'Mixed signals' A key issue in the battle over sex education is whether giving kids more information about sex actually leads to sexual activity.
In a study of 35 sex education programs around the world, the World Health Organization found there is no evidence that comprehensive programs encourage sexual activity.
One in four new HIV infections occurs in people younger than 22. Ted Feinberg, assistant executive director of the National Association of School Psychologists.
But what message should be given to young people is the subject of intense debate. One side in the debate favors comprehensive sex education, including detailed information about sexually transmitted diseases, contraception and abstinence. Or do we want them to learn from an educated, responsible adult?
Soaring rates of sexually transmitted diseases among teens are adding urgency to the debate over sex education.
Conservatives claim the alarming statistics illustrate why abstinence should be the single mantra when it comes to sex ed.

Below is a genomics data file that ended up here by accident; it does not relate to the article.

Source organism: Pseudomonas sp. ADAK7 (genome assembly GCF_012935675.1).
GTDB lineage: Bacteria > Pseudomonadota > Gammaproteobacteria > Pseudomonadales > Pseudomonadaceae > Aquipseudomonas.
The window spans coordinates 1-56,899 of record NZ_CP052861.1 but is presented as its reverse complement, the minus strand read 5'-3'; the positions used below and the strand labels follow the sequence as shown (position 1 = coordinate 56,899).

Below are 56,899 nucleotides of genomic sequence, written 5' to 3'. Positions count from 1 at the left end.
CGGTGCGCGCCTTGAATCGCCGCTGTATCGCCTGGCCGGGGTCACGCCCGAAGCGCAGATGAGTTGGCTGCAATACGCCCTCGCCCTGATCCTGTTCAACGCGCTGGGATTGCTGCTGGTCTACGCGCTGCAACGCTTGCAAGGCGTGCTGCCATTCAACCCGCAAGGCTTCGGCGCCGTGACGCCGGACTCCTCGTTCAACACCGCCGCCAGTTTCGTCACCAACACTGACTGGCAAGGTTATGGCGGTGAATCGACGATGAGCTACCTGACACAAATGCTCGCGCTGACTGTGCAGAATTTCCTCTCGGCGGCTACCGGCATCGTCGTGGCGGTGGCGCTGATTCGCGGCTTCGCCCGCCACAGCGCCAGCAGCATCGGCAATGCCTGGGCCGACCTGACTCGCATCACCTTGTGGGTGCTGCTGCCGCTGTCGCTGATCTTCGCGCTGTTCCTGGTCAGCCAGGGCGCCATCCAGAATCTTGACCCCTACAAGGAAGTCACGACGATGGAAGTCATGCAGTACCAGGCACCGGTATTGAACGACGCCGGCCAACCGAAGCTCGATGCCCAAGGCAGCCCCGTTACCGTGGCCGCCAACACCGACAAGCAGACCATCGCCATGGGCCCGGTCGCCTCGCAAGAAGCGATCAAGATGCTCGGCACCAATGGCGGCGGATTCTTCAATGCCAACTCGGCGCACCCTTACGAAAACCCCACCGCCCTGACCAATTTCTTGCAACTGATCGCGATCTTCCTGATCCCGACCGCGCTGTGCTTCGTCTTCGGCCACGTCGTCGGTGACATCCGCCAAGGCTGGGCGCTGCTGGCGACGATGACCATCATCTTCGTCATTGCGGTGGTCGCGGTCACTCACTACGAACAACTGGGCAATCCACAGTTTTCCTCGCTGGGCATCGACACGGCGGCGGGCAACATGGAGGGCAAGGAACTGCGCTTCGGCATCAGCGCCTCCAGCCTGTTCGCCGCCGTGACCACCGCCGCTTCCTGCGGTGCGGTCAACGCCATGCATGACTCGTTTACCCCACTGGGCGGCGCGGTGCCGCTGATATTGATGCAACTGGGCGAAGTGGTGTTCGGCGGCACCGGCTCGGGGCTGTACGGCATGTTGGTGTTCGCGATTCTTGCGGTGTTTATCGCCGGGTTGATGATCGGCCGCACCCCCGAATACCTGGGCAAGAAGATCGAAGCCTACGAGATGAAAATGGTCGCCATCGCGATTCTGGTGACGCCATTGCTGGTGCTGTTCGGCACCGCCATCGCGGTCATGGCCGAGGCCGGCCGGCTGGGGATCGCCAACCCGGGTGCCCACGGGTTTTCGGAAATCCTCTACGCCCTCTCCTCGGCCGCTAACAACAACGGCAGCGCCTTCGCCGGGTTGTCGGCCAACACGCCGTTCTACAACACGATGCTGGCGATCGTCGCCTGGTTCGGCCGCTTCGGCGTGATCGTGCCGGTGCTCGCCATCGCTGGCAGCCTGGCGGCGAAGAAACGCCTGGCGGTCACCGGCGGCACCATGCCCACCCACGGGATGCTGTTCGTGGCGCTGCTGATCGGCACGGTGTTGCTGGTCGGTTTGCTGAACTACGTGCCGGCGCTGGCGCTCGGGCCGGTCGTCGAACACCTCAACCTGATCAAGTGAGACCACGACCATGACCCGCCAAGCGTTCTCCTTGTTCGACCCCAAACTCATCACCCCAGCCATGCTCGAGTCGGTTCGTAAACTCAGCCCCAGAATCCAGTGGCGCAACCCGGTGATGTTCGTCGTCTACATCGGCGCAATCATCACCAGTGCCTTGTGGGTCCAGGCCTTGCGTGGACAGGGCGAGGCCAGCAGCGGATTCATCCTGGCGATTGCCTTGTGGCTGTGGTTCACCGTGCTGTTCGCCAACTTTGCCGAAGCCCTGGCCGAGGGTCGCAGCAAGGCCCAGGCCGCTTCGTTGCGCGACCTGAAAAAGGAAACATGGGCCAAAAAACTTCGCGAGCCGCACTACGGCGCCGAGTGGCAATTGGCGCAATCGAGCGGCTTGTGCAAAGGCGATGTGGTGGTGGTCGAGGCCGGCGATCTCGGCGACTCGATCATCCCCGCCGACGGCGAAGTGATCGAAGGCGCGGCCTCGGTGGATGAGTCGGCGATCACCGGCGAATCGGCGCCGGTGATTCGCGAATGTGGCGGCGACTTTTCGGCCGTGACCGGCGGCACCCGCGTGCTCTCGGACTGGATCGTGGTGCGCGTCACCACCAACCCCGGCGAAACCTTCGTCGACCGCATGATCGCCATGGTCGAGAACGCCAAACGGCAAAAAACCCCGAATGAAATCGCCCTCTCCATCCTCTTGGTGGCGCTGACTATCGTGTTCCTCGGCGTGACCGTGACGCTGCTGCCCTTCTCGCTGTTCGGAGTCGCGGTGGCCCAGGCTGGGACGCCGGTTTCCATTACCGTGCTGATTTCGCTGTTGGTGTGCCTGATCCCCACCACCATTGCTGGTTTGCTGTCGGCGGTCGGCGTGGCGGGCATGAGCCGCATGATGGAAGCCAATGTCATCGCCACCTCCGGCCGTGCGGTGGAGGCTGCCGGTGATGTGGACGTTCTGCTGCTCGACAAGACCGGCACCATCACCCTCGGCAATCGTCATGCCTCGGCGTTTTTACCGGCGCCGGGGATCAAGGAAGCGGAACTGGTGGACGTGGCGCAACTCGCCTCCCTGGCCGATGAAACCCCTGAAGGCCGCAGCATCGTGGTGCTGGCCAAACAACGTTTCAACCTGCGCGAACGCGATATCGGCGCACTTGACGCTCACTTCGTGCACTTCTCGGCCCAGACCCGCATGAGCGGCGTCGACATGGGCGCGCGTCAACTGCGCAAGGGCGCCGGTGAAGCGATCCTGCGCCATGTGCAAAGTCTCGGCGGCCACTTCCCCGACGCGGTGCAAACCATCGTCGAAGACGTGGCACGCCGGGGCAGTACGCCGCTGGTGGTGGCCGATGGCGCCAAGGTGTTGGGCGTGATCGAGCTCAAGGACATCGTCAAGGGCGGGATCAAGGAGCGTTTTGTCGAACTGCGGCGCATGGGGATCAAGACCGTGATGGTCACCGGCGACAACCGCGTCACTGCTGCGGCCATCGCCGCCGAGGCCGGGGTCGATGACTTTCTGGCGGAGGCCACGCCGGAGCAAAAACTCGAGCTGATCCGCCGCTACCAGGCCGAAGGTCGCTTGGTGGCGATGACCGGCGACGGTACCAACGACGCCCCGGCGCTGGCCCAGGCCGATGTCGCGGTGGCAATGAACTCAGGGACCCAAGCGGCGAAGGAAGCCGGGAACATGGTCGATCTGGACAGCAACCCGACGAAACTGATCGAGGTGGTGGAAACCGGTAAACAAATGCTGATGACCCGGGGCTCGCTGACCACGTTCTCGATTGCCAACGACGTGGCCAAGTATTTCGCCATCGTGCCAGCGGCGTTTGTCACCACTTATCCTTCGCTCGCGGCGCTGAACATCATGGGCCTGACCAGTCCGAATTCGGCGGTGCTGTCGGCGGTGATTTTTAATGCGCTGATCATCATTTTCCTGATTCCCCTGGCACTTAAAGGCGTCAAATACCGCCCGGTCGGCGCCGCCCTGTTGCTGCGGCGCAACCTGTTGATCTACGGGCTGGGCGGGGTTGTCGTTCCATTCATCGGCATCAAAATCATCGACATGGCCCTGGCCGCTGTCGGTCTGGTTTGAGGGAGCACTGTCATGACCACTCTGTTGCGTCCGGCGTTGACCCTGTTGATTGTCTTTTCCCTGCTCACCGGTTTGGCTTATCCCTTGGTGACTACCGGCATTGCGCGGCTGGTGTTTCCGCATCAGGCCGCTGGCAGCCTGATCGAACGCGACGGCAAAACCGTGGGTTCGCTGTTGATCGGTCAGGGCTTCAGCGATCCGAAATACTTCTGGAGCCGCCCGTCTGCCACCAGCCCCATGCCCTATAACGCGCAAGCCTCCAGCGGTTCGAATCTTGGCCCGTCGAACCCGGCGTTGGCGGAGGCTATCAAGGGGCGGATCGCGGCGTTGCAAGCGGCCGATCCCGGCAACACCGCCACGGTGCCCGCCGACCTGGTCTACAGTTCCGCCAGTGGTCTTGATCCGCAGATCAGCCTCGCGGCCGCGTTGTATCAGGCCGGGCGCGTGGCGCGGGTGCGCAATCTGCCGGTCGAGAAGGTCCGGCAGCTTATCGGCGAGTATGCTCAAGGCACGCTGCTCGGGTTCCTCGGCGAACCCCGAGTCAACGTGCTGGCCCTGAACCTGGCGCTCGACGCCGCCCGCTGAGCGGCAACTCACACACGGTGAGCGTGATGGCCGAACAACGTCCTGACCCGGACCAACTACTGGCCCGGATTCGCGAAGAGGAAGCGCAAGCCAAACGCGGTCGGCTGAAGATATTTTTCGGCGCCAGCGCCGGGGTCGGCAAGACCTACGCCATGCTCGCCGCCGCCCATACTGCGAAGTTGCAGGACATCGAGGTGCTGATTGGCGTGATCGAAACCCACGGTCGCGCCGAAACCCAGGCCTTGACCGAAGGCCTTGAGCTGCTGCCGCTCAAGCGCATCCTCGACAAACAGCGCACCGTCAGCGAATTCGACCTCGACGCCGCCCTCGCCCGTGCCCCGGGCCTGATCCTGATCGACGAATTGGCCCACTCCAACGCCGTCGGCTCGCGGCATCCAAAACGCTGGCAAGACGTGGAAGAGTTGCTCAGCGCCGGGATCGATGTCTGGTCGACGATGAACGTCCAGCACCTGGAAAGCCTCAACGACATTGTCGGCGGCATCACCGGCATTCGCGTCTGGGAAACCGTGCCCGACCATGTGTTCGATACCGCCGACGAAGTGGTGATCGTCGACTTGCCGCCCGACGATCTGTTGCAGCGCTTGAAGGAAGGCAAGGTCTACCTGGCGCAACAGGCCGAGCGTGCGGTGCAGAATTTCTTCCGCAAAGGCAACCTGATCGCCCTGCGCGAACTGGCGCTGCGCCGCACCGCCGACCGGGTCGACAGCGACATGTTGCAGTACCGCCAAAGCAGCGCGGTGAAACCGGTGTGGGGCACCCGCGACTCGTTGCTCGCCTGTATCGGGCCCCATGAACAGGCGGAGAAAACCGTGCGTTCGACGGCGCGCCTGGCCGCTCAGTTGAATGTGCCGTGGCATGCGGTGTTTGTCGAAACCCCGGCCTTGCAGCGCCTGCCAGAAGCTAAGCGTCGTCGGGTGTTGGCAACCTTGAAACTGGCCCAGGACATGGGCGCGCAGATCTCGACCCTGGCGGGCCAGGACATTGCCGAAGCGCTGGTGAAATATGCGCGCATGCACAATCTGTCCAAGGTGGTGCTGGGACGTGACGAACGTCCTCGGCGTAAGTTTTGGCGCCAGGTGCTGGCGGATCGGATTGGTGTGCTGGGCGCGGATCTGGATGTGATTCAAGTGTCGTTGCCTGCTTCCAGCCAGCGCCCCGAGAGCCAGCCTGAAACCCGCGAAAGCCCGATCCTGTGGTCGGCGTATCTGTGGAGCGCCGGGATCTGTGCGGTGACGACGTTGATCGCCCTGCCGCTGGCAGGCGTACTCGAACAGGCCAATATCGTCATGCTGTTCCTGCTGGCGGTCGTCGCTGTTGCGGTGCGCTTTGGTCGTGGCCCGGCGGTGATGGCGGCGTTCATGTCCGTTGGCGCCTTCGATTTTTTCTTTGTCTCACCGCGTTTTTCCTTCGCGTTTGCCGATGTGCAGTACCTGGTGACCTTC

They argue there is a fundamental flaw in giving kids more information about risky behaviors that they should simply be taught to avoid.Kids are becoming more sexually active at an earlier age.Sixty-six percent of American high school students have had sex by their senior year.Advocates of comprehensive sex education say the abstinence-only message ignores information critical for teens to protect their health.But they are not against the abstinence message itself.
Project Reality, which provides curriculum and support to districts across Illinois, including 140 public schools in the Chicago area, teaches teens about STDs and contraception, but tries to encourage abstinence by emphasizing the physical and emotional risks of teen sex.